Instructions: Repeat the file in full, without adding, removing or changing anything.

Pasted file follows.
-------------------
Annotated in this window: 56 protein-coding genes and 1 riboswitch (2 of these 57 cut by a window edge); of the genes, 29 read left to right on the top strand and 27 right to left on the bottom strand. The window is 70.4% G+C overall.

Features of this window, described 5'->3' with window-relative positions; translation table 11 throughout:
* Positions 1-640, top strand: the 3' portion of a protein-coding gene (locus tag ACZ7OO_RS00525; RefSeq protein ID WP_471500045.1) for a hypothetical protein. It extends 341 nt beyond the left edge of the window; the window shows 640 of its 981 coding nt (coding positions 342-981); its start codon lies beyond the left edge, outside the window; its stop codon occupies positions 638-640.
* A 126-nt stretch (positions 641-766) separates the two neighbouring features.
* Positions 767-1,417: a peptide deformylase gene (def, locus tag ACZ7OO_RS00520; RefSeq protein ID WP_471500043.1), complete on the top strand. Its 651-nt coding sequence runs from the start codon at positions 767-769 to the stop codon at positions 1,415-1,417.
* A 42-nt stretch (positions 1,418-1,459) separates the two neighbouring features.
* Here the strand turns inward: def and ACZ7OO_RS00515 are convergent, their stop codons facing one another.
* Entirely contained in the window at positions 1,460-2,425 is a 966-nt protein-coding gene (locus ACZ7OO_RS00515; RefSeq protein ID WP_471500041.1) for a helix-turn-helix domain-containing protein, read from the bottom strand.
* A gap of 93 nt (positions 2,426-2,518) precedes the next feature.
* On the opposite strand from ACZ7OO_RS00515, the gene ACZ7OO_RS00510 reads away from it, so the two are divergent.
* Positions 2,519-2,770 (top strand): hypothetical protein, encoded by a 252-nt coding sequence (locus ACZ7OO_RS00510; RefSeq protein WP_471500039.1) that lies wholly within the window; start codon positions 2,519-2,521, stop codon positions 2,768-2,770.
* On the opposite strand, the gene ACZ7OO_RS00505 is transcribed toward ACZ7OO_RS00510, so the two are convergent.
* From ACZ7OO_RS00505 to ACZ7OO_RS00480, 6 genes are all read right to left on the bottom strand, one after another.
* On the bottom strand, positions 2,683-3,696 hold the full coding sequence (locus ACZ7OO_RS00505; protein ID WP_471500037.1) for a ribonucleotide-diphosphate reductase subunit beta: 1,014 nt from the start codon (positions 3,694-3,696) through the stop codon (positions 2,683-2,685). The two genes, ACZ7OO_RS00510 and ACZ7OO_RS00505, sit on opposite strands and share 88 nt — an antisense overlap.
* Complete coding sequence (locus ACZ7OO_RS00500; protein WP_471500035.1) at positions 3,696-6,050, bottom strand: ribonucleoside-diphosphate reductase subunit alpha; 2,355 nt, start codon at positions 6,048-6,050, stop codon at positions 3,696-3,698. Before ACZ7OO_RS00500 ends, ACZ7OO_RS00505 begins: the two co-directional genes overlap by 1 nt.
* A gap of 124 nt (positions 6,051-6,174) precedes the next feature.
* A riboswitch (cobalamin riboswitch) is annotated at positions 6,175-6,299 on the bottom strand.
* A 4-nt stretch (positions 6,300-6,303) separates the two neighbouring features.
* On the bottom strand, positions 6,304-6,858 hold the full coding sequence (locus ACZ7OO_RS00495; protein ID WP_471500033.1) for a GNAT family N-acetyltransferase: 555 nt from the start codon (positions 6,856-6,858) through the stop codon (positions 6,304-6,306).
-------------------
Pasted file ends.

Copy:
Annotated in this window: 56 protein-coding genes and 1 riboswitch (2 of these 57 cut by a window edge); of the genes, 29 read left to right on the top strand and 27 right to left on the bottom strand. The window is 70.4% G+C overall.

Features of this window, described 5'->3' with window-relative positions; translation table 11 throughout:
* Positions 1-640, top strand: the 3' portion of a protein-coding gene (locus tag ACZ7OO_RS00525; RefSeq protein ID WP_471500045.1) for a hypothetical protein. It extends 341 nt beyond the left edge of the window; the window shows 640 of its 981 coding nt (coding positions 342-981); its start codon lies beyond the left edge, outside the window; its stop codon occupies positions 638-640.
* A 126-nt stretch (positions 641-766) separates the two neighbouring features.
* Positions 767-1,417: a peptide deformylase gene (def, locus tag ACZ7OO_RS00520; RefSeq protein ID WP_471500043.1), complete on the top strand. Its 651-nt coding sequence runs from the start codon at positions 767-769 to the stop codon at positions 1,415-1,417.
* A 42-nt stretch (positions 1,418-1,459) separates the two neighbouring features.
* Here the strand turns inward: def and ACZ7OO_RS00515 are convergent, their stop codons facing one another.
* Entirely contained in the window at positions 1,460-2,425 is a 966-nt protein-coding gene (locus ACZ7OO_RS00515; RefSeq protein ID WP_471500041.1) for a helix-turn-helix domain-containing protein, read from the bottom strand.
* A gap of 93 nt (positions 2,426-2,518) precedes the next feature.
* On the opposite strand from ACZ7OO_RS00515, the gene ACZ7OO_RS00510 reads away from it, so the two are divergent.
* Positions 2,519-2,770 (top strand): hypothetical protein, encoded by a 252-nt coding sequence (locus ACZ7OO_RS00510; RefSeq protein WP_471500039.1) that lies wholly within the window; start codon positions 2,519-2,521, stop codon positions 2,768-2,770.
* On the opposite strand, the gene ACZ7OO_RS00505 is transcribed toward ACZ7OO_RS00510, so the two are convergent.
* From ACZ7OO_RS00505 to ACZ7OO_RS00480, 6 genes are all read right to left on the bottom strand, one after another.
* On the bottom strand, positions 2,683-3,696 hold the full coding sequence (locus ACZ7OO_RS00505; protein ID WP_471500037.1) for a ribonucleotide-diphosphate reductase subunit beta: 1,014 nt from the start codon (positions 3,694-3,696) through the stop codon (positions 2,683-2,685). The two genes, ACZ7OO_RS00510 and ACZ7OO_RS00505, sit on opposite strands and share 88 nt — an antisense overlap.
* Complete coding sequence (locus ACZ7OO_RS00500; protein WP_471500035.1) at positions 3,696-6,050, bottom strand: ribonucleoside-diphosphate reductase subunit alpha; 2,355 nt, start codon at positions 6,048-6,050, stop codon at positions 3,696-3,698. Before ACZ7OO_RS00500 ends, ACZ7OO_RS00505 begins: the two co-directional genes overlap by 1 nt.
* A gap of 124 nt (positions 6,051-6,174) precedes the next feature.
* A riboswitch (cobalamin riboswitch) is annotated at positions 6,175-6,299 on the bottom strand.
* A 4-nt stretch (positions 6,300-6,303) separates the two neighbouring features.
* On the bottom strand, positions 6,304-6,858 hold the full coding sequence (locus ACZ7OO_RS00495; protein ID WP_471500033.1) for a GNAT family N-acetyltransferase: 555 nt from the start codon (positions 6,856-6,858) through the stop codon (positions 6,304-6,306).